Zomato and their way forward

Been wanting to write about this for a while. Today seems to be the blogging day. Not feeling sleepy, and feeling an awesome urge to write, and write, and …

As you probably are aware, as of now, Zomato is a restaurant discovery service. And a damn good one at that. They have taken this and scaled it like no one else’s business internationally. Buying UrbanSpoon in the US completed this strategy. They have the US market covered too.

So, now that, people can figure out where to go eat, or order delivery from, what are two things that they could move forward on.

Home Delivery for food. When you can show them where to order delivery from, why not deliver the food itself. This is what Zomato has been experimenting on, for a while (or so I read somewhere). There are already quite a few players in this industry, like the tiny TinyOwl which got some not-so-tiny-amount of funding, and others too (such as delyvery, swiggy, grofers etc). The modus operandi in most of these services is:to display the menu of the restaurant on their website

  1. Display the menu of the restaurant on their website
  2. Take the order from the customer (app or website or phone)
  3. Call the restaurant and create the order
  4. Send the delivery person to the restaurant to pick up the order
  5. Delivery person delivers the food.

The one hiccup that could happen (and happens a lot) in this strategy is the fact that restaurants can say that they cannot make a certain order item, because of chef-absent, raw-material-over, whatever-nonsensical-yet-plausible-reason. In this case, the middle delivery guy is hosed. He needs to call the delivery company, who then calls up the customer, and asks for an alternative order, and pass it back to delivery guy, to the restaurant, etc, and so on and so forth. You get the drift.

Zomato, from what I read, is planning to solve this problem in a pretty nifty way, by using technology. They are planning to give all participating restaurants a Point of Sale (POS) device – most likely an android tablet-like device. When an order comes into the system from a customer (app/web), it goes directly to the restaurant, which has the control to accept or reject order-items immediately. The one inefficiency, that was the delivery-call-center is gone. Once the order is accepted by the restaurant, the delivery guy is dispatched to the restaurant, who picks up the food and delivers. To me, this sounds like an awesome use of technology – well worth the cost of a cheap tablet – many many times over.

Now, let us step back. There are several more side-advantages of this approach. Zomato now has a foot (well, a technological foot) in the restaurant’s door.

  • Zomato and the restaurant can capture analytics on which food is most ordered.
    • Zomato could potentially even crunch the numbers and figure out how long a certain delivery might take, based on distance of customer from restaurant, timing of the order etc.
  • Zomato can run online specials in collaboration with the restaurant.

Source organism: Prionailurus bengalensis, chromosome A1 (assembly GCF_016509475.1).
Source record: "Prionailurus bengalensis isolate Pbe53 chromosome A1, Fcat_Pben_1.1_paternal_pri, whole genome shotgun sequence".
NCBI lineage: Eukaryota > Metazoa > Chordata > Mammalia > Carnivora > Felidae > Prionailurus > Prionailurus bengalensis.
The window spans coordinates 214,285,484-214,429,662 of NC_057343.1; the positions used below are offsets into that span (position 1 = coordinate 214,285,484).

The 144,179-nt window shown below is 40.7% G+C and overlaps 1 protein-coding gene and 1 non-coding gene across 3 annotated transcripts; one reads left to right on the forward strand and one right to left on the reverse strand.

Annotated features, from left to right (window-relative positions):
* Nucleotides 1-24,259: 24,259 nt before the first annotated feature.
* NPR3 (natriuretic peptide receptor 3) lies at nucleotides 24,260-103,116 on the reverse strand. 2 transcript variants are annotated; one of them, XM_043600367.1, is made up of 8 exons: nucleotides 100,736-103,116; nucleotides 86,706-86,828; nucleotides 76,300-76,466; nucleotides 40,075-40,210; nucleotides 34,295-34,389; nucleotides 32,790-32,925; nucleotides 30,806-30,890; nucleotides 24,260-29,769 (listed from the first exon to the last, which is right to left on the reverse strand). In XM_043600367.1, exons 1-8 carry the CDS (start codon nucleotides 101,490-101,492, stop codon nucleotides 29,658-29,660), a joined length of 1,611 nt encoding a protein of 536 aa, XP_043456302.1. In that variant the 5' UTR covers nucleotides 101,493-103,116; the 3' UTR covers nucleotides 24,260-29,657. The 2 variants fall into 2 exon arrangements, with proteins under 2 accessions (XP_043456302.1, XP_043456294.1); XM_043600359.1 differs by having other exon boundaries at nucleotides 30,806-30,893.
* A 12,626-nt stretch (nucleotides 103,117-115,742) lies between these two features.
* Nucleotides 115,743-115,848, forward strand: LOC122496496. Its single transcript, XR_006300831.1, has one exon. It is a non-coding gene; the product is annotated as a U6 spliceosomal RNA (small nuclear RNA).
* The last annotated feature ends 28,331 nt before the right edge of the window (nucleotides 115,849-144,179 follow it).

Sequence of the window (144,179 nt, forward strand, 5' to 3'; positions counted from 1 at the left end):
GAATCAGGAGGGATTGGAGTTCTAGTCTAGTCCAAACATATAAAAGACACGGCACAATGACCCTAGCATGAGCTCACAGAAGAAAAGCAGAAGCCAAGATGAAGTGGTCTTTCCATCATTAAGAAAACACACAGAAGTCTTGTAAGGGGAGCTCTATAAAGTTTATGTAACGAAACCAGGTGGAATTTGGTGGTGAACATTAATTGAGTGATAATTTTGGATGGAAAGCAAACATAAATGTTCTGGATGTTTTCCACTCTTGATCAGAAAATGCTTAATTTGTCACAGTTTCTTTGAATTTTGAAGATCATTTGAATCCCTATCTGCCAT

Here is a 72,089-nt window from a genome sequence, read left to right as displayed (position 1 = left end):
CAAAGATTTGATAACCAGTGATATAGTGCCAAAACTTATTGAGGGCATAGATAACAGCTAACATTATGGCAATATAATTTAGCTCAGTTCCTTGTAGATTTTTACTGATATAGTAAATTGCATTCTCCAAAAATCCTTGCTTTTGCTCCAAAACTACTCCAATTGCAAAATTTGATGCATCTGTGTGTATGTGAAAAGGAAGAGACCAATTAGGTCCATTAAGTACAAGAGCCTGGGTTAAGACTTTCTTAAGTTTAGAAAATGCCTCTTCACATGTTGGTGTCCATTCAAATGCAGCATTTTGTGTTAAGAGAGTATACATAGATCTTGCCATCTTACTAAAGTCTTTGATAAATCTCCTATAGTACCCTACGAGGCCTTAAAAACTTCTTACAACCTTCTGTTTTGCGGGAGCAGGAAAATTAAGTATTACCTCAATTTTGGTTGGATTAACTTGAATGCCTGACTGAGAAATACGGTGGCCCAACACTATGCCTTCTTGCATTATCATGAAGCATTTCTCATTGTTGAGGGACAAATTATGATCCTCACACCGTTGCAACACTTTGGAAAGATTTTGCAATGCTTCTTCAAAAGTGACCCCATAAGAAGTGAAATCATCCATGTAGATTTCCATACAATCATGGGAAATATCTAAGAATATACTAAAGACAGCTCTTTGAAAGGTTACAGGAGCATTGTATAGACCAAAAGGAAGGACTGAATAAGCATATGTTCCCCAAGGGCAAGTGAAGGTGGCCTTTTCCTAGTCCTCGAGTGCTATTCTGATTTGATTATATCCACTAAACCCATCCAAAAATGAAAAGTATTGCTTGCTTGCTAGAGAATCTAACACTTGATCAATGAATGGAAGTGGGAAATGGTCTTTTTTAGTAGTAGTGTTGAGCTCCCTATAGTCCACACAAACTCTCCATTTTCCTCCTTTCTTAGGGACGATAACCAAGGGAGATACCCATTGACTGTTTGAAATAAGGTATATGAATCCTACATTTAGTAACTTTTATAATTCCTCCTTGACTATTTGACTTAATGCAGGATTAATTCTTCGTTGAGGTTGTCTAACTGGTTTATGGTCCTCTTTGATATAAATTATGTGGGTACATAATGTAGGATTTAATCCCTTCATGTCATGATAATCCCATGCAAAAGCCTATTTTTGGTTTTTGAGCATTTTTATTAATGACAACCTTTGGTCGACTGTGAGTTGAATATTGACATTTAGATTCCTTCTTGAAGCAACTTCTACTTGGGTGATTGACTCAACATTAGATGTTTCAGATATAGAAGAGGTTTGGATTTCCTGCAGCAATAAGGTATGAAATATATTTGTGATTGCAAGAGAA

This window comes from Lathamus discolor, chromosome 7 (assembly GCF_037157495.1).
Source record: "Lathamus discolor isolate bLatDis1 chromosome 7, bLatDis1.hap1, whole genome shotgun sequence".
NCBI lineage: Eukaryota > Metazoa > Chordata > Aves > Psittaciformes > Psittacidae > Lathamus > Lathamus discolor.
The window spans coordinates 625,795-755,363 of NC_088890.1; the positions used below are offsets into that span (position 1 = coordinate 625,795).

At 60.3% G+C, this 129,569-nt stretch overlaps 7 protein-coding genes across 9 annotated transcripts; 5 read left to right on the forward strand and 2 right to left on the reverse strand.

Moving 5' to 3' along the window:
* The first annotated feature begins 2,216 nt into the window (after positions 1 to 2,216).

• Zomato can feedback ratings from customers back to restaurants directly.
  • Zomato ratings for restaurants and the ‘price for two’ numbers can become accurate.

Table Booking: Now lets talk about the second direction in which Zomato could potentially expand. If you are a restaurant discovery service, and you have suggested a restaurant to a customer, who has narrowed into this choice, based on a variety of choices, the next easy thing to capture is to help the customer to book a table.

Sure, there are players in this market too – bookyourtable.com, mytable.com etc.

What does Zomato have (or can do) that gives it an edge?

Well, let us go back to the first direction (home delivery) that we discussed in length earlier. We remember that Zomato was giving the restaurants a POS (point of sale) terminal – an android device, which was going to help in getting an order into the restaurant. This same device could very well be used to book a table in the restaurant. In fact, this booking would be so much more reliable and real-time. This would replace the register that the Maitre’D has on his podium at the entrance. So, when half the restaurant has been booked by a large party online,  someone showing up at the door, would know immediately ; and vice versa.

With such a real time interaction between the restaurant and Zomato, one could do several more things as well:

  • Accurately enter the number of regular chair seats vs sofa seating and track the reservations based on this. (Personal problem that I have faced often).
  • Crunch analytics on when a restaurant is most crowded, how long (on an average) a table is occupied, and hence when a next slot can be opened up.

And ofcourse, let us throw in some capitalism for the fun of it:

  • Zomato could have ‘promoted’ hotels –
  • Restaurants could do dip pricing (my invented term – opposite of surge pricing ) for irregular hours
  • When a customer tries booking a table, and is unsuccessful, Zomato could suggest something else nearby. (This could also be the case, when you have booked a table, but the restaurant is so busy, that they cannot guarantee you, and make you wait).

Summary: I have been a big fan of Zomato and what they have been doing. And I see these two directions as promising directions that they are heading (could head towards).

Well, I have to say this. I do have one thing I did not like that Zomato did. This was when they moved from Bangalore to Gurgaon. They tried trash talking Bangalore to lure devs to Gurgaon. While it got them a lot of publicity, I kind-of felt that was in bad taste. Well, to each, their opinion.

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